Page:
Date first published: 14/07/2022

Key sectors: all

Key risks: civil unrest


Risk overview

On 1 July 18 people were killed and 243 injured after protesters clashed with security forces in Nukus, the capital of the country’s autonomous republic of Karakalpakstan, amid demonstrations over proposed changes to the constitution in which Karakalpakstan would be stripped of its right to hold a referendum on independence. President Shavkat Mirziyoyev subsequently backtracked on the changes on 2 July and promised to open an investigation to punish those responsible for the violence. At the same time, officials in both Nukus and Tashkent suggested that the protesters were manipulated into precipitating unrest by unspecified parties which sought to seize power in the republic. On 6 July President Mirziyoyev stated that the unrest had been prepared by ‘foreign forces’, a narrative commonly used by Central Asian governments dealing with any type of unrest.

Why it matters

The violent unrest has raised doubts about Mirziyoyev’s ‘new Uzbekistan’, an image he has sought to build since his rise to power in 2016. Although he has managed to modernise and open the country up to the outside world, recent events in Karakalpakstan serve as a reminder that Mirziyoyev’s goal is not to achieve democracy or structural political change. On the contrary, the response of the security forces to the protest and the government’s decision to restrict the internet and independent reporting in the area raised concerns that he could backtrack on his reformist trajectory and instead follow the path of his predecessor Islam Karimov. Karimov isolated the country and brutally cracked down on any opposition following the 2005 Andijan unrest, during which security forces opened fire at protesters, killing hundreds of people.


Karakalpakstan is an autonomous republic located in the west of Uzbekistan near the Aral Sea. It is inhabited predominantly by ethnic Karakalpaks and Kazakhs while Uzbeks are a minority. During the Soviet Union, Karakalpakstan was an autonomous area under the direct control of Moscow until it was subordinated to Uzbekistan in 1936. Following the dissolution of the USSR, Nukus reached an agreement with Tashkent in 1993 to remain a part of the country for at least 20 years. The deal also gave Karakalpakstan the right to hold a referendum on independence after this 20-year period elapsed.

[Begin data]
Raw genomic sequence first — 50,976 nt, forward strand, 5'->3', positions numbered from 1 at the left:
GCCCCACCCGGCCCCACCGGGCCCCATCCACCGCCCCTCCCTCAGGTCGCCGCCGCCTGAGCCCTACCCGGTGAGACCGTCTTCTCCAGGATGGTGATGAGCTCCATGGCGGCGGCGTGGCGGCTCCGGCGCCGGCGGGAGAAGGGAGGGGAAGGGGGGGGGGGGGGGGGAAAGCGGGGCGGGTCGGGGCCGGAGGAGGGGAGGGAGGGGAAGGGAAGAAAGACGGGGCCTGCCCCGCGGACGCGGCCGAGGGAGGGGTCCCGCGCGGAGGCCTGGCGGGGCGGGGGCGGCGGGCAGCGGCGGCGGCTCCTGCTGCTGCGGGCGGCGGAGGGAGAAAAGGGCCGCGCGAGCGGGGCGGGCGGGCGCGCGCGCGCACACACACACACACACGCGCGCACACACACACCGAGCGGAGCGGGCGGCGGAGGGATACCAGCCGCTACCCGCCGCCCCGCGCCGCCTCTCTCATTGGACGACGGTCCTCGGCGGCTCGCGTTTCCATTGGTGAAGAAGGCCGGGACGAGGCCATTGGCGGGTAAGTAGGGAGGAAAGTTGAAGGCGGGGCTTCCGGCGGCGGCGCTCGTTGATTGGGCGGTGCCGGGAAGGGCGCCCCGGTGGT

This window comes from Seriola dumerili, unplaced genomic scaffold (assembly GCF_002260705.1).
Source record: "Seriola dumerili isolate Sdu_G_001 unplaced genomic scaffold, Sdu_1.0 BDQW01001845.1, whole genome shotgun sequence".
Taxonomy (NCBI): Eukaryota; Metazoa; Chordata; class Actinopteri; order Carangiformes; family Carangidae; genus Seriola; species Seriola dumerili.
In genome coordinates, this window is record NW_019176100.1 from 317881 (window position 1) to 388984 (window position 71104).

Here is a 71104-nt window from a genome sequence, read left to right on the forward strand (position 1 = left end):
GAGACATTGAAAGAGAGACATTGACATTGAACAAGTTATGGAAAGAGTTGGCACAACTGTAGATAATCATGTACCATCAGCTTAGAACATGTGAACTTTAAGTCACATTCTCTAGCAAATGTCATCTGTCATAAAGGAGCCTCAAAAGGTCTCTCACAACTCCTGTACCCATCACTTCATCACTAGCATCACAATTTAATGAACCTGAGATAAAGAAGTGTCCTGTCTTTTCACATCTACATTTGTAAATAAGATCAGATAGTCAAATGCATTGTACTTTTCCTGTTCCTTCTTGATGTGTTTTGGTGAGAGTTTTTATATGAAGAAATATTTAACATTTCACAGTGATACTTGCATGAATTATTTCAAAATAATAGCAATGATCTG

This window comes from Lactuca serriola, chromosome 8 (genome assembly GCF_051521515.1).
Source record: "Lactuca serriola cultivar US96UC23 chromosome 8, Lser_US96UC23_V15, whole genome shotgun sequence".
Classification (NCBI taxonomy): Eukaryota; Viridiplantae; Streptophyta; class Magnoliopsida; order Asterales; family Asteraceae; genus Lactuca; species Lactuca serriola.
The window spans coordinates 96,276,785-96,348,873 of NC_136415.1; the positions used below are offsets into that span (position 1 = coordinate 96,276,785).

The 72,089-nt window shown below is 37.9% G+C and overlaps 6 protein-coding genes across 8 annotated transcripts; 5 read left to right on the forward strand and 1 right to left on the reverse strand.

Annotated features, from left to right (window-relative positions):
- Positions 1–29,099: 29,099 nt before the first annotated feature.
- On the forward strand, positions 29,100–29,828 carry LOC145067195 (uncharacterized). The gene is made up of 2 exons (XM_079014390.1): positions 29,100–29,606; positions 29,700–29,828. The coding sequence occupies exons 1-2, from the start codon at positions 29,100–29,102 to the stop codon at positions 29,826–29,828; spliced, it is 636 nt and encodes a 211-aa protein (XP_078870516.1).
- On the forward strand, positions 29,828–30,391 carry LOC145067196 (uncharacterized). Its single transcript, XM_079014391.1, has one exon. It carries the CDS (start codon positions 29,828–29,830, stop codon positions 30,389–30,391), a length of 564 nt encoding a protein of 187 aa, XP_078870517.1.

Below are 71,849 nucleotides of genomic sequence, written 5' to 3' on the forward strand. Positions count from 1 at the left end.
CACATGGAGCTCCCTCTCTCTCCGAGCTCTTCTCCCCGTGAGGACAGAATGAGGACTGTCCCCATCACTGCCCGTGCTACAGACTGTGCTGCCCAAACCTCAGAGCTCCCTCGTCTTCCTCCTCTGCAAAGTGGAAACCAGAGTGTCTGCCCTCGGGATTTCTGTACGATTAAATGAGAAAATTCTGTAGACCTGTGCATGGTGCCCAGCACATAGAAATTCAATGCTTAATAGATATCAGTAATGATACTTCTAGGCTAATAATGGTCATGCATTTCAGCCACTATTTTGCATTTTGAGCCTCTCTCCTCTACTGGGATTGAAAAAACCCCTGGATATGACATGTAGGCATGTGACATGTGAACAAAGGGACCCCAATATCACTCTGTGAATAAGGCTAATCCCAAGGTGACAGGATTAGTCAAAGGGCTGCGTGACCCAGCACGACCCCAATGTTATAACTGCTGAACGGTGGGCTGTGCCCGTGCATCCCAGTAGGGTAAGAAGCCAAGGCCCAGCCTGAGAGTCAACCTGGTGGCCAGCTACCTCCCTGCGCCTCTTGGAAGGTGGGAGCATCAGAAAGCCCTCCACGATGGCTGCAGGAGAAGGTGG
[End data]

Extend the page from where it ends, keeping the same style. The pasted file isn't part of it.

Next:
On 26 July 2022 the government published a proposed amendment to the constitution in which Karakalpakstan would be stripped of the right to an independence referendum, despite the fact that it had existed solely on paper and Karakalpak authorities had never suggested that they would actually seek to secede.

Risk outlook

While the initial response of security forces raised concerns that Mirziyoyev could imitate Karimov’s post-Andijan repressive policies, his decision to drop the proposal indicates that he does not seek to follow this path. The decision to dismiss the Chief of Presidential Administration Zainilobiddin Nizomiddinov, widely believed to be behind the proposal of the Karakalpakstan amendment, further supports that.

However, the unrest revealed that he is not afraid to use violent measures against his opponents, setting a dangerous precedent for any future civil unrest. The censorship and blockade of the internet and phone services during the protests also serve as a reminder that despite the modernisation process, Mirziyoyev is still an autocratic leader who does not tolerate dissent.